If your afternoons increasingly feel like a recurring series of “Revenge of the Lunch,” the cause might not be something that was inside the meal; it might be something inside of you.
Gastroesophageal reflux disease, or GERD, can make a taco that tasted delicious at noon become a nightmare by 3 p.m. It occurs when acids and other stomach contents persistently back up into the esophagus, the tube that carries food from the mouth to the stomach. This is due to a weakening of the muscle between the stomach and esophagus (sphincter) – it just doesn’t close all the way.
An estimated 20% of people in the United States experience gastroesophageal reflux disease. Many, however, do not consult a doctor. They may dismiss the events as common acid reflux or heartburn – an occasional burning sensation in the neck and chest. But if the symptoms are frequent, long-lasting, and severe enough to interfere with day-to-day life enjoyments, it could be GERD.
When should someone see a doctor for recurring and severe acid reflux? That’s a trick question: The answer is always, because GERD can cause tissue damage to the esophagus. Untreated or unregulated, GERD can develop into more serious conditions.
Indeed, in 2010 (the most recent year for research), 4.7 million people were hospitalized for GERD .
How to Narrow Down GERD from Heartburn
If in doubt, these six symptoms can help someone determine if their discomfort can be attributed to GERD, not common acid reflux. Note, symptoms are wide-ranging, so two similar people may notice different signs.
A chronic sore throat and/or hoarseness.
A noticeably high rate of burping.
Bad breath, often with a sour or bitter taste.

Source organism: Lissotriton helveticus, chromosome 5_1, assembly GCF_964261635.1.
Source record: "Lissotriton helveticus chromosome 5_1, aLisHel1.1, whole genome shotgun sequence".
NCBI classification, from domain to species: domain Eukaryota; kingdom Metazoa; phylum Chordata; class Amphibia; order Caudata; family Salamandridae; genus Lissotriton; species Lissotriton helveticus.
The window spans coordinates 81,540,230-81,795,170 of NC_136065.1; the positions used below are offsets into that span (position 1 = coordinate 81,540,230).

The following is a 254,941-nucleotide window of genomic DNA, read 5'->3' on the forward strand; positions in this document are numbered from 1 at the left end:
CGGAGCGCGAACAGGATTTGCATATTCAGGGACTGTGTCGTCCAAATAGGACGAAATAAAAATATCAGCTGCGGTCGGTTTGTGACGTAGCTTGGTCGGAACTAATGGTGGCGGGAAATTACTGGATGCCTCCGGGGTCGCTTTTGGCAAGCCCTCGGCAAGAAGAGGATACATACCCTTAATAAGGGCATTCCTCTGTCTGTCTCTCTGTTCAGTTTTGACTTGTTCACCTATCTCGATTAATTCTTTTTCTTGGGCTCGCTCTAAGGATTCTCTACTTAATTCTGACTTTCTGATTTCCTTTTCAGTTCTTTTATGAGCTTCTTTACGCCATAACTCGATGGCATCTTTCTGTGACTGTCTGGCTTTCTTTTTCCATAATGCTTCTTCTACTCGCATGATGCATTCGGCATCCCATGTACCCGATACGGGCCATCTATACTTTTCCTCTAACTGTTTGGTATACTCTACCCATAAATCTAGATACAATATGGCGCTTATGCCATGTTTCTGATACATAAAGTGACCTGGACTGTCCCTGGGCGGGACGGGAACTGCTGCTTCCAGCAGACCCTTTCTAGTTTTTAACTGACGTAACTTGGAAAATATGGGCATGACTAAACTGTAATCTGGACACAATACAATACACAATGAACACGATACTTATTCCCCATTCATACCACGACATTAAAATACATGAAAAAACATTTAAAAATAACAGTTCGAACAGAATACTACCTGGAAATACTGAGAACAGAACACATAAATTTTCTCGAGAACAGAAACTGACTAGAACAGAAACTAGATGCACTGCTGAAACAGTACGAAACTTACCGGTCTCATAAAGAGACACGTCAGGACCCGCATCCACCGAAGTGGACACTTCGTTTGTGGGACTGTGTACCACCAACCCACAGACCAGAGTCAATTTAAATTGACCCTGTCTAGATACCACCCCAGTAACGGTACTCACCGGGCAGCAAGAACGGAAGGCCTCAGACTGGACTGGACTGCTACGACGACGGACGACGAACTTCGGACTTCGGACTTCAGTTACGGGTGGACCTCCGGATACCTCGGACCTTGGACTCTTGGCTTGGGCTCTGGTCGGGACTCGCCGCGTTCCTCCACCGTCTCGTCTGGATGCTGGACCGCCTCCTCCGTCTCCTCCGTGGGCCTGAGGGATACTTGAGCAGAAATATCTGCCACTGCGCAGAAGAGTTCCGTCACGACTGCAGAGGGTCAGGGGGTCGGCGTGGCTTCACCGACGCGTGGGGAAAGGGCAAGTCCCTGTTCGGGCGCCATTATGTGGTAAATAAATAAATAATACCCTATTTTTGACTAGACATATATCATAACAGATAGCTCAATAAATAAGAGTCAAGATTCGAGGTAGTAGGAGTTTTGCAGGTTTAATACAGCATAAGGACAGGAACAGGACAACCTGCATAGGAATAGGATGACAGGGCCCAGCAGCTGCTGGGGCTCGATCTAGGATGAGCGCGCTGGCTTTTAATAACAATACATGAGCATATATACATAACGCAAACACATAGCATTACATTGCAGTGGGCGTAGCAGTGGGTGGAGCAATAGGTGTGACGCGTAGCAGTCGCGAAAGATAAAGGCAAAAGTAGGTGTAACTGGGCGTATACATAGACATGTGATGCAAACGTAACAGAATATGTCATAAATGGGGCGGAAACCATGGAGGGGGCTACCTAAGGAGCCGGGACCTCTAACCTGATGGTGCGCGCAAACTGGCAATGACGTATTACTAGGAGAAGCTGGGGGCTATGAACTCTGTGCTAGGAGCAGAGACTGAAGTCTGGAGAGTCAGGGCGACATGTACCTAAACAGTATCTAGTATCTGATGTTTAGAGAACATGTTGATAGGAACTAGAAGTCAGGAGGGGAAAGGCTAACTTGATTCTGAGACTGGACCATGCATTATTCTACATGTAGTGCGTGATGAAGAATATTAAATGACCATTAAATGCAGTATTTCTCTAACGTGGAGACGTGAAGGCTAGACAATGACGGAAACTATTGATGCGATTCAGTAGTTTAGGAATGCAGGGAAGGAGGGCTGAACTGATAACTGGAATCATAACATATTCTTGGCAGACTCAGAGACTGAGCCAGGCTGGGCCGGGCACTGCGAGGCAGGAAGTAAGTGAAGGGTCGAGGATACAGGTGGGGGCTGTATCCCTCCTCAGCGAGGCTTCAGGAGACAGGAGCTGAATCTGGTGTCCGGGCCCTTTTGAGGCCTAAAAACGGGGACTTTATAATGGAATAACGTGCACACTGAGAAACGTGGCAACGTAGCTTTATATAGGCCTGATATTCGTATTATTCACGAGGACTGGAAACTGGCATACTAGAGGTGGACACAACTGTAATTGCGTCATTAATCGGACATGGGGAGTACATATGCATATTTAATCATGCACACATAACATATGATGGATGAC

Pain when swallowing and/or the feeling that food is stuck in the throat.
Nausea and/or vomiting.
Dental issues including swollen gums and enamel erosion.
Don’t Be in Flux: What Could Happen if GERD is Untreated
Gastroesophageal reflux disease can be managed by modifying one’s diet, activities, and other behaviors. But left untreated, GERD can lead to other, more serious conditions:
Barrett’s esophagus – This uncommon complication of GERD – it affects 10% of patients – can develop into esophageal cancer. A key concern of Barrett’s esophagus is it does not display symptoms outside of GERD.
Esophageal cancer – Though rare at 0.5% of the population, esophageal cancer has a high mortality rate due to typically late diagnoses. The two most common types are squamous cell carcinoma, affecting the upper and middle esophagus, and adenocarcinoma, which develops near the stomach.
Swallowing disorders – Untreated, GERD can cause the esophagus to narrow, making it difficult to swallow and/or for food to pass to the stomach. Patients often experience pain, choking, or gagging.
Acid Test for Recovery
Only a gastroenterologist can determine for sure if simple heartburn or acid reflux is GERD. A number of diagnostic options are available at Cincinnati GI, from examining the throat with a slim, camera-equipped tube (upper endoscopy) to various forms of high-tech imaging.
If the results point to GERD, the patient will likely be advised to adopt a lower-acidic diet, lose weight, and avoid reflux exacerbators, such as nicotine and alcohol. Medications, including antacids and acid blockers, may be prescribed.
If GERD persists, the gastroenterologist could suggest one of several procedures to strengthen the sphincter muscle and keep those tacos down.
But until the patient consults a physician, meals could remain recurring nightmares.
You can learn more about GERD, symptoms and procedures, and watch an instructive video, here.